By Erica James
Forbes Magazine recently named Scranton as one of the fastest dying cities in America. With tremendous staff cuts in the fire department, teacher strikes, church closings, and the constant chatter of recession, it’s no shocker an economic cloud of doom is hanging over the city. On the other hand, walking around the courthouse square on a Friday or Saturday night gives off the only impression that Scranton is thriving culturally. With venues like The Manhattan Room Project, The Electric Theater Company, and art festivals such as The Scranton Jazz Festival, First Night. and the first time Scranhattan Festival, some consider the city to be in a cultural transition, or revolution if you will.
Speaking of new venues, when was the last time anybody heard of a revival movie house? In early October, Scranton High School junior, and executive director Connor O’Brian, plans to open Vintage Theater, a non profit art venue dedicated to the showing of classic vintage films in downtown Scranton. The theater, which will open early October, continues this underlying cultural revival in Scranton. “The revival going on is really big,” says Connor, “Scranton has never had a revival movie house before, and this will give the community another great thing to do.”
Besides showing some of his favorite films, such as Attack of the Giant Leeches, Attack of the Fifty Foot Woman, 39 Steps, and My Pal Trigger, a vintage cartoon will be played before each film. Don’t worry, there will be plenty Betty Boop. Hitchcock, Audrey Hepburn, and Huckleberry Finn will not be left out either.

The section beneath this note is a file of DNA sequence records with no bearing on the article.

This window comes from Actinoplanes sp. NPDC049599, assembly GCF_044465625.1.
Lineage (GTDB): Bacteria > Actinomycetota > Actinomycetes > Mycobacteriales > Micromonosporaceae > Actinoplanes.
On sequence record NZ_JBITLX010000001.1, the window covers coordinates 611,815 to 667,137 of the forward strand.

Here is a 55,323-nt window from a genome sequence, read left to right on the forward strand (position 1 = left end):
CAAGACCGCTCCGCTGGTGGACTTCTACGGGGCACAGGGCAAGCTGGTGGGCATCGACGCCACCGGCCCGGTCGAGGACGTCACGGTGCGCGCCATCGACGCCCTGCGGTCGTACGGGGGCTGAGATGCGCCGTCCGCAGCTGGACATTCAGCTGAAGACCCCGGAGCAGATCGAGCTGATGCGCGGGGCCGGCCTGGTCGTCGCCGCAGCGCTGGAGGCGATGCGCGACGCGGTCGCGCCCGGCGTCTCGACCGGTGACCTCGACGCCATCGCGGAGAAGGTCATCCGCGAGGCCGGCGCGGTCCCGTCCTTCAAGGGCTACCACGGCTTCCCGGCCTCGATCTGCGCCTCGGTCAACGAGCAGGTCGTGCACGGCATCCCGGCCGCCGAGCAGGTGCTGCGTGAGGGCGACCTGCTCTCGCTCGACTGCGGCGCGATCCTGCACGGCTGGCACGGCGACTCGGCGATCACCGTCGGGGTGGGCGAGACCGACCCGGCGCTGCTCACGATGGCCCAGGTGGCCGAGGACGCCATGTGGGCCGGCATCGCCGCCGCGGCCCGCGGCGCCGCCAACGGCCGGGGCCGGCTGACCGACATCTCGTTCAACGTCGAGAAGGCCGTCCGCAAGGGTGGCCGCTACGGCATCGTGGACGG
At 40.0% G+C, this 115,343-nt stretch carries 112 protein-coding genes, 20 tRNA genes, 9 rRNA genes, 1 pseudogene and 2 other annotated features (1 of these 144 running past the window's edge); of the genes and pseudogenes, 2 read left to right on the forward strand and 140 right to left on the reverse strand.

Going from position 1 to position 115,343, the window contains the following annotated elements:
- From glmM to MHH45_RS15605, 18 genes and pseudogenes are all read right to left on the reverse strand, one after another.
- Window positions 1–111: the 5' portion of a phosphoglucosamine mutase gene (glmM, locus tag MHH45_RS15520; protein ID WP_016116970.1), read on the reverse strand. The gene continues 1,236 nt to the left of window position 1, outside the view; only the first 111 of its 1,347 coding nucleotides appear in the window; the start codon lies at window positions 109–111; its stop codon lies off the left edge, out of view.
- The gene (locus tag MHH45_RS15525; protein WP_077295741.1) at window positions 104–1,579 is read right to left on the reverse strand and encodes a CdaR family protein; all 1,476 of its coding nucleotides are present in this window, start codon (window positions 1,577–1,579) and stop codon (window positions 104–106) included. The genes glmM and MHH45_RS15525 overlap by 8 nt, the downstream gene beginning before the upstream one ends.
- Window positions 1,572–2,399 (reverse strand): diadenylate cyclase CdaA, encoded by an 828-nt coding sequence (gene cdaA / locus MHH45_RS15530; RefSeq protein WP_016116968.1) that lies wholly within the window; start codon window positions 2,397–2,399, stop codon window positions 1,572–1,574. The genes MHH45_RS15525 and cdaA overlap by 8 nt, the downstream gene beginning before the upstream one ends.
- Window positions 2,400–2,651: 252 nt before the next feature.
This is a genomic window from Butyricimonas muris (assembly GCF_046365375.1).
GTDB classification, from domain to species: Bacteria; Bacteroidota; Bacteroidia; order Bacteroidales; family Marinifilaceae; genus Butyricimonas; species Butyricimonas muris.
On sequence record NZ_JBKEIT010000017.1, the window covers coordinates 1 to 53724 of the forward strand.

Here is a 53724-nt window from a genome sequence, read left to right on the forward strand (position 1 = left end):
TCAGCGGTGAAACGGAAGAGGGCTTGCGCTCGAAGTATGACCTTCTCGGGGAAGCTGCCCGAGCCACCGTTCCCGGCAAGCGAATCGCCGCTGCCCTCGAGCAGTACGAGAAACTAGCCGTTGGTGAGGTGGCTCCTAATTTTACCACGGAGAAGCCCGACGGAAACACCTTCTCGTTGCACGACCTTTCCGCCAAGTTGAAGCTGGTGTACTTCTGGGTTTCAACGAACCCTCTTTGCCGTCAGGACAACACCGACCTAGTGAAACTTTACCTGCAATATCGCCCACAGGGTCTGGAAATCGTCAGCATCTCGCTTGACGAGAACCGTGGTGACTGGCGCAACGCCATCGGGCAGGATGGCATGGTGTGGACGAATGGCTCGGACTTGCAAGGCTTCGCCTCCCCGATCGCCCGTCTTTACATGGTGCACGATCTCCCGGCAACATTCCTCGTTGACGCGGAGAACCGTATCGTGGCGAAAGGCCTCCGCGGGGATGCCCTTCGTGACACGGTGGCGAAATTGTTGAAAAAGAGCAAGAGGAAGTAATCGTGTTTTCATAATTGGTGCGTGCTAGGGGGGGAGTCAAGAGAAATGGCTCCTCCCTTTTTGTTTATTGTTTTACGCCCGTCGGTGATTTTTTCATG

Connor also plans to “house any kind of art possible.” On August 31, Phoenix Cuts, an innovative hair studio, hosted a benefit show featuring Johann and The Gutenburgs and Girls Galore. In early November the theater plans to bring The Rare Birds Show, an improve group, up from Philadelphia to perform with the University of Scranton Improv Players.
Connor also saw a need for the film aspect in the city. “With the economic status a lot of families cannot afford the big theater, popcorn and drinks for the whole family. Vintage Theater will be affordable and guarantee a good time.” Family is also an important building block for the success of the theater. Connor’s sister, Maggie O’Brian, a member of his “his unofficial board of directors,” has been helping raise money and find venue locations. Directing another non-profit venue should be no trouble for Ms. O’Brian. She is the director of the Riverfront Project and “has been doing non-profits for years,” says Connor. The team has been working together to raise money through benefit shows, coupons via the Bonton, and downtown rummage sales.
To help support Vintage Theater, or for more information, visit the site at www.myspace.com/downtownvintage.